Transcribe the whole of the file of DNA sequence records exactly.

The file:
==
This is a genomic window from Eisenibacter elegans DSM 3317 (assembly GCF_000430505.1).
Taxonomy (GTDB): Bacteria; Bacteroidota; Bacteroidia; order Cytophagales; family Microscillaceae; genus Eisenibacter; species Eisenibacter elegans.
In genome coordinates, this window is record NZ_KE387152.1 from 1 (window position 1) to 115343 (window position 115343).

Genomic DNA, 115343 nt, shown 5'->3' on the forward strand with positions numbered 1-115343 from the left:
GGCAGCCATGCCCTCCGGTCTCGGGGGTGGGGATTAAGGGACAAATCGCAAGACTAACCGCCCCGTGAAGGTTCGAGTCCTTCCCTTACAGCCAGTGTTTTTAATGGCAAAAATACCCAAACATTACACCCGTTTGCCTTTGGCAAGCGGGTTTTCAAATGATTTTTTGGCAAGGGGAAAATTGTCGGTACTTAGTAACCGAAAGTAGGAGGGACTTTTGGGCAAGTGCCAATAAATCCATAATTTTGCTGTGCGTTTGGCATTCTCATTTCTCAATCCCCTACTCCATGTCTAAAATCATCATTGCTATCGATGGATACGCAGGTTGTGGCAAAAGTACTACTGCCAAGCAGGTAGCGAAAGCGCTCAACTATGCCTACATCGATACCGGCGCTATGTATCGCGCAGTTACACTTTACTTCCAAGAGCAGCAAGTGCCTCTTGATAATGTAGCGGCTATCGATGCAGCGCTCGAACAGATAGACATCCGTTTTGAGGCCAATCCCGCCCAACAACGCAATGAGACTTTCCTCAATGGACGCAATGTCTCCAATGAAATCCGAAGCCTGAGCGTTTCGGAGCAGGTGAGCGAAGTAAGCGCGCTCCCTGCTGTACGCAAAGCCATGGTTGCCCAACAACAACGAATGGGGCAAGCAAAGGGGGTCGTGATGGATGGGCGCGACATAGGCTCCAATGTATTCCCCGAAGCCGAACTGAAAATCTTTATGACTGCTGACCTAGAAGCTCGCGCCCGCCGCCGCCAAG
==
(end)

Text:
This is a genomic window from Eisenibacter elegans DSM 3317 (assembly GCF_000430505.1).
Taxonomy (GTDB): Bacteria; Bacteroidota; Bacteroidia; order Cytophagales; family Microscillaceae; genus Eisenibacter; species Eisenibacter elegans.
In genome coordinates, this window is record NZ_KE387152.1 from 1 (window position 1) to 115343 (window position 115343).

Genomic DNA, 115343 nt, shown 5'->3' on the forward strand with positions numbered 1-115343 from the left:
GGCAGCCATGCCCTCCGGTCTCGGGGGTGGGGATTAAGGGACAAATCGCAAGACTAACCGCCCCGTGAAGGTTCGAGTCCTTCCCTTACAGCCAGTGTTTTTAATGGCAAAAATACCCAAACATTACACCCGTTTGCCTTTGGCAAGCGGGTTTTCAAATGATTTTTTGGCAAGGGGAAAATTGTCGGTACTTAGTAACCGAAAGTAGGAGGGACTTTTGGGCAAGTGCCAATAAATCCATAATTTTGCTGTGCGTTTGGCATTCTCATTTCTCAATCCCCTACTCCATGTCTAAAATCATCATTGCTATCGATGGATACGCAGGTTGTGGCAAAAGTACTACTGCCAAGCAGGTAGCGAAAGCGCTCAACTATGCCTACATCGATACCGGCGCTATGTATCGCGCAGTTACACTTTACTTCCAAGAGCAGCAAGTGCCTCTTGATAATGTAGCGGCTATCGATGCAGCGCTCGAACAGATAGACATCCGTTTTGAGGCCAATCCCGCCCAACAACGCAATGAGACTTTCCTCAATGGACGCAATGTCTCCAATGAAATCCGAAGCCTGAGCGTTTCGGAGCAGGTGAGCGAAGTAAGCGCGCTCCCTGCTGTACGCAAAGCCATGGTTGCCCAACAACAACGAATGGGGCAAGCAAAGGGGGTCGTGATGGATGGGCGCGACATAGGCTCCAATGTATTCCCCGAAGCCGAACTGAAAATCTTTATGACTGCTGACCTAGAAGCTCGCGCCCGCCGCCGCCAAG